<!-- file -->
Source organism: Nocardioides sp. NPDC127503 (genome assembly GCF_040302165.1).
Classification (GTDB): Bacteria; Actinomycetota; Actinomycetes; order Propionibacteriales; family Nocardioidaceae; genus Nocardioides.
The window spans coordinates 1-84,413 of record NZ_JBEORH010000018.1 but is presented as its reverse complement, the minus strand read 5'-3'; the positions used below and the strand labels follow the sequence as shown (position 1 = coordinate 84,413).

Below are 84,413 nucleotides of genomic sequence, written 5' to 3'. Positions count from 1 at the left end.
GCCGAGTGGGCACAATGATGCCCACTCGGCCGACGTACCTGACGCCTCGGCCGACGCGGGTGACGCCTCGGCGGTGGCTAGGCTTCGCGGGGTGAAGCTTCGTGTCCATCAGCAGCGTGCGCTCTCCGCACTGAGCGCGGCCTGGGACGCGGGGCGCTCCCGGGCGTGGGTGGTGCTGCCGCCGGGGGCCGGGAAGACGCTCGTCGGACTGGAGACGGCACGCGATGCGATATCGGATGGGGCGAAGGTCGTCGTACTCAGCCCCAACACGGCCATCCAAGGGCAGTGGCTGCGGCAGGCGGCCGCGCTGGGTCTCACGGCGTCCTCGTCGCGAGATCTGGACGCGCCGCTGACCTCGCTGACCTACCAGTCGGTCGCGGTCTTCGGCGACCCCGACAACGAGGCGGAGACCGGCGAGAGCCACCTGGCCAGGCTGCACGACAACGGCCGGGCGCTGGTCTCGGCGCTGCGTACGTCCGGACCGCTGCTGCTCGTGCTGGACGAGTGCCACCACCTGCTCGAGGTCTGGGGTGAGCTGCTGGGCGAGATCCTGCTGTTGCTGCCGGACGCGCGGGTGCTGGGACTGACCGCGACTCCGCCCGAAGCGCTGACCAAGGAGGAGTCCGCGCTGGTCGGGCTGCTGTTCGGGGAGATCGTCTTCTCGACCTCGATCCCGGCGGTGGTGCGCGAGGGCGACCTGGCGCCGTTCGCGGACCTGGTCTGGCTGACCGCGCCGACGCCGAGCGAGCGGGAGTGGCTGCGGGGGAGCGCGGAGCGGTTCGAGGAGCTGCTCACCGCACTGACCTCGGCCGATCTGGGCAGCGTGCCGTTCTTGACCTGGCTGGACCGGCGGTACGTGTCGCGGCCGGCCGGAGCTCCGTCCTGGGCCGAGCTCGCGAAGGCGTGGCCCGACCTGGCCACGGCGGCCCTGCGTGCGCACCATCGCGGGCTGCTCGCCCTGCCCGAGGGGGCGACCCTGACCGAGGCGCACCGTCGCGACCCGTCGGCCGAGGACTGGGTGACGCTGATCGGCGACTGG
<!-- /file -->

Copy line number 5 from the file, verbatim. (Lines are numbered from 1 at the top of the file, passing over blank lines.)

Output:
GCCGAGTGGGCACAATGATGCCCACTCGGCCGACGTACCTGACGCCTCGGCCGACGCGGGTGACGCCTCGGCGGTGGCTAGGCTTCGCGGGGTGAAGCTTCGTGTCCATCAGCAGCGTGCGCTCTCCGCACTGAGCGCGGCCTGGGACGCGGGGCGCTCCCGGGCGTGGGTGGTGCTGCCGCCGGGGGCCGGGAAGACGCTCGTCGGACTGGAGACGGCACGCGATGCGATATCGGATGGGGCGAAGGTCGTCGTACTCAGCCCCAACACGGCCATCCAAGGGCAGTGGCTGCGGCAGGCGGCCGCGCTGGGTCTCACGGCGTCCTCGTCGCGAGATCTGGACGCGCCGCTGACCTCGCTGACCTACCAGTCGGTCGCGGTCTTCGGCGACCCCGACAACGAGGCGGAGACCGGCGAGAGCCACCTGGCCAGGCTGCACGACAACGGCCGGGCGCTGGTCTCGGCGCTGCGTACGTCCGGACCGCTGCTGCTCGTGCTGGACGAGTGCCACCACCTGCTCGAGGTCTGGGGTGAGCTGCTGGGCGAGATCCTGCTGTTGCTGCCGGACGCGCGGGTGCTGGGACTGACCGCGACTCCGCCCGAAGCGCTGACCAAGGAGGAGTCCGCGCTGGTCGGGCTGCTGTTCGGGGAGATCGTCTTCTCGACCTCGATCCCGGCGGTGGTGCGCGAGGGCGACCTGGCGCCGTTCGCGGACCTGGTCTGGCTGACCGCGCCGACGCCGAGCGAGCGGGAGTGGCTGCGGGGGAGCGCGGAGCGGTTCGAGGAGCTGCTCACCGCACTGACCTCGGCCGATCTGGGCAGCGTGCCGTTCTTGACCTGGCTGGACCGGCGGTACGTGTCGCGGCCGGCCGGAGCTCCGTCCTGGGCCGAGCTCGCGAAGGCGTGGCCCGACCTGGCCACGGCGGCCCTGCGTGCGCACCATCGCGGGCTGCTCGCCCTGCCCGAGGGGGCGACCCTGACCGAGGCGCACCGTCGCGACCCGTCGGCCGAGGACTGGGTGACGCTGATCGGCGACTGG